Award-winning Malaysian actress Yeo Yann Yann: I wish someone told me to save lots of money when I was younger (VIDEO)

The Johor-born actress recently added a Golden Horse Award for Best Leading Actress to her list of accomplishments. — Image  courtesy of HBO Asia
The Johor-born actress recently added a Golden Horse Award for Best Leading Actress to her list of accomplishments. — Image courtesy of HBO Asia

PETALING JAYA, Jan 3 — Just like the everyday characters she has earned accolades for playing, Johor-born actress Yeo Yann Yann is as real as they come in a sea of all things curated.

The 42-year-old was recently in Singaporean film Wet Season where she plays a high school teacher who finds herself in a forbidden romance with a fellow student.

The role won her Best Leading Actress at the 56th Golden Horse Awards in Taipei which is often dubbed the Chinese-language Oscars.

Looking back on the early days of her acting career, however, Yeo said she wished someone had given her some good old-fashioned financial advice, one that strips away the glitzy veneer of show business.

“Save a lot of money. So that you don’t just work for money.

Yeo with her co-star Devin Pan in the upcoming HBO Asia original ‘Invisible Stories.’ — Image  courtesy of HBO Asia
Yeo with her co-star Devin Pan in the upcoming HBO Asia original ‘Invisible Stories.’ — Image courtesy of HBO Asia

“As actors, our body, heart and soul are our tools and they need rest but if you don’t have money, you have to accept the job when you should be resting, which requires money,” Singapore-based Yeo said.

The actress, who starred in films such as Ilo Ilo and You Mean The World To Me, highlighted the importance of saving, especially those who freelance.

“I’ve been freelancing my whole life, it’s important to save at least 50 per cent of what you earn in every project.

“This would be the best advice I could get when I was much younger,” said Yeo in a recent phone interview.

The actress can next be seen in Invisible Stories, a HBO Asia original series which sheds light on untold stories from the heartlands in a fictional neighbourhood housing estate in multicultural Singapore.

The 42-year-old actress plays a financially drained single mother with an autistic son. — Image  courtesy of HBO Asia
The 42-year-old actress plays a financially drained single mother with an autistic son. — Image courtesy of HBO Asia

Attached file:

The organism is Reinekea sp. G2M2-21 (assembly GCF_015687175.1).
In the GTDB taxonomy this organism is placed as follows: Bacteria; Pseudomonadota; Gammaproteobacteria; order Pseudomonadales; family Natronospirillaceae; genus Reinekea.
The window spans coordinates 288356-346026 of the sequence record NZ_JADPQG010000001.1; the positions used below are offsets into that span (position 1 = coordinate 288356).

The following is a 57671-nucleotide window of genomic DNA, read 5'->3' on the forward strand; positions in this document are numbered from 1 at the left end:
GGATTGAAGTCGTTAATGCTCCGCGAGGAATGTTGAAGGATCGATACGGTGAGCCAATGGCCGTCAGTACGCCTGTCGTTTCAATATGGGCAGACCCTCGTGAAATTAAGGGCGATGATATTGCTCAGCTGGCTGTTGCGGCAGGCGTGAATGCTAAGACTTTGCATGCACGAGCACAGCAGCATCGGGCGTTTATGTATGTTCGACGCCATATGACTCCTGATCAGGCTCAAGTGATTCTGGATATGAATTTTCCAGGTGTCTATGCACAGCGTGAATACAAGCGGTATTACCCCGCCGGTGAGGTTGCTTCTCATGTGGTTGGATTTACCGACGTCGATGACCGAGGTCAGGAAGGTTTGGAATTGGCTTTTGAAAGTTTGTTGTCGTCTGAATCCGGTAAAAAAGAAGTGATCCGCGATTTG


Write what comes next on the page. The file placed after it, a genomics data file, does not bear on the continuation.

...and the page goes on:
Each episode is told from the lens of one resident.

The first episode kicks off with Yeo who plays a financially drained single mother struggling to cope with her 19-year-old autistic son.

Yeo revealed she rejected the script a few times as she had just wrapped up a feature film.

“But while I was browsing videos, I saw one of my idols Meryl Streep who said when she’s choosing a character, she sometimes chooses characters that have a lesser voice in society and that really moved me.

“So I called the producer to ask if the role is still available and they said yes,” Yeo said.

As a mother with a seven-year-old daughter, Yeo was touched by how her character Ah Lian took care of her special needs son when she read the script.

The role also gave her a glimpse into the challenges of families with autistic children.

Yeo says she wanted to portray the character of Ah Lian as a strong woman who did not appear as a victim. — Image  courtesy of HBO Asia
Yeo says she wanted to portray the character of Ah Lian as a strong woman who did not appear as a victim. — Image courtesy of HBO Asia

“I didn’t want to over-exaggerate the character but also didn’t want to underplay the challenges they are facing.

“Also, I wanted to play her as someone who is strong and I didn’t want her to appear as a victim,” she explained.

Yeo believes people will be able to relate to the challenges the characters face but at the same time the series lets viewers feel that there is hope in the world.

Asked if there are enough roles or stories being written about everyday lives in Singapore and Malaysia, Yeo said more can be done.

“I always see performing arts as something that reflects life, so it’s important that it reflects our life and reflects ourselves.

“I hope to see more in Malaysia and Singapore,” she said.

When she was a child, Yeo wanted to be a policewoman or a nurse but became intrigued by the idea of acting as a means of expressing her emotions.

“When I was six or seven years old I was watching a film and I was very touched by the little girl in the film and my tears started to roll.

“I tried to wipe it away and didn’t let anyone see me cry.

“I thought to myself, ‘If I’m that little girl then I won’t need to care about how others look at me when I cry’ – that was the first time I had the dream of becoming an actress,” said Yeo, who trained at Singapore’s Intercultural Theatre Institute.

Comfortable to let her craft do the talking, Yeo previously noted in a recent interview that she felt lucky to be able to take the MRT without being noticed.

But when the low-key star does get recognised, it is often comedic.

A passerby once asked for a photograph with the actress and followed up with asking her: “What’s your name? You look very familiar.”

“I’m like ‘Thank you very much for your support, I will work harder to let you know my name,’” Yeo recalled with a laugh.

Invisible Stories premieres on Sunday, January 5 at 10pm on HBO GO and HBO (Astro Ch 411/431 HD).

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